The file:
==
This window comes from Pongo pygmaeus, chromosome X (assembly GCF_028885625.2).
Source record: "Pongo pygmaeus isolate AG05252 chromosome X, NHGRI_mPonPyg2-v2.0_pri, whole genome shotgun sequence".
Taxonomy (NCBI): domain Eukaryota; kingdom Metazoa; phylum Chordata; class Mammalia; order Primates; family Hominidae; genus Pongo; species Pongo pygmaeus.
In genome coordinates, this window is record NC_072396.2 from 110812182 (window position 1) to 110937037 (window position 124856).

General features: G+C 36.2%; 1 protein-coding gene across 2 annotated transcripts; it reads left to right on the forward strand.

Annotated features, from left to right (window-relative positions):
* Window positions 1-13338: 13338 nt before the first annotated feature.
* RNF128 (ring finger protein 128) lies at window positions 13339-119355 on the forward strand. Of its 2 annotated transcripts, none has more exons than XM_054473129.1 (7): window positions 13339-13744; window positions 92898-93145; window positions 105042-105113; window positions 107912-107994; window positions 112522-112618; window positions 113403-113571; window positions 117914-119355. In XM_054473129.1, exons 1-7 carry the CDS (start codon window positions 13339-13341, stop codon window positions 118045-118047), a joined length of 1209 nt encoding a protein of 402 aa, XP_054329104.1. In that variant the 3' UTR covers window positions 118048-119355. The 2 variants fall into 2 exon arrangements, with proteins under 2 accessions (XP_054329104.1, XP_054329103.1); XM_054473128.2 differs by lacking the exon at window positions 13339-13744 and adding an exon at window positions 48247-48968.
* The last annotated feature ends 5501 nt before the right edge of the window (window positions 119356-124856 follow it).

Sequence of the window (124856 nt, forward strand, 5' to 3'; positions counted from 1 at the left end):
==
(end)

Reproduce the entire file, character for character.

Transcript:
This window comes from Pongo pygmaeus, chromosome X (assembly GCF_028885625.2).
Source record: "Pongo pygmaeus isolate AG05252 chromosome X, NHGRI_mPonPyg2-v2.0_pri, whole genome shotgun sequence".
Taxonomy (NCBI): domain Eukaryota; kingdom Metazoa; phylum Chordata; class Mammalia; order Primates; family Hominidae; genus Pongo; species Pongo pygmaeus.
In genome coordinates, this window is record NC_072396.2 from 110812182 (window position 1) to 110937037 (window position 124856).

General features: G+C 36.2%; 1 protein-coding gene across 2 annotated transcripts; it reads left to right on the forward strand.

Annotated features, from left to right (window-relative positions):
* Window positions 1-13338: 13338 nt before the first annotated feature.
* RNF128 (ring finger protein 128) lies at window positions 13339-119355 on the forward strand. Of its 2 annotated transcripts, none has more exons than XM_054473129.1 (7): window positions 13339-13744; window positions 92898-93145; window positions 105042-105113; window positions 107912-107994; window positions 112522-112618; window positions 113403-113571; window positions 117914-119355. In XM_054473129.1, exons 1-7 carry the CDS (start codon window positions 13339-13341, stop codon window positions 118045-118047), a joined length of 1209 nt encoding a protein of 402 aa, XP_054329104.1. In that variant the 3' UTR covers window positions 118048-119355. The 2 variants fall into 2 exon arrangements, with proteins under 2 accessions (XP_054329104.1, XP_054329103.1); XM_054473128.2 differs by lacking the exon at window positions 13339-13744 and adding an exon at window positions 48247-48968.
* The last annotated feature ends 5501 nt before the right edge of the window (window positions 119356-124856 follow it).

Sequence of the window (124856 nt, forward strand, 5' to 3'; positions counted from 1 at the left end):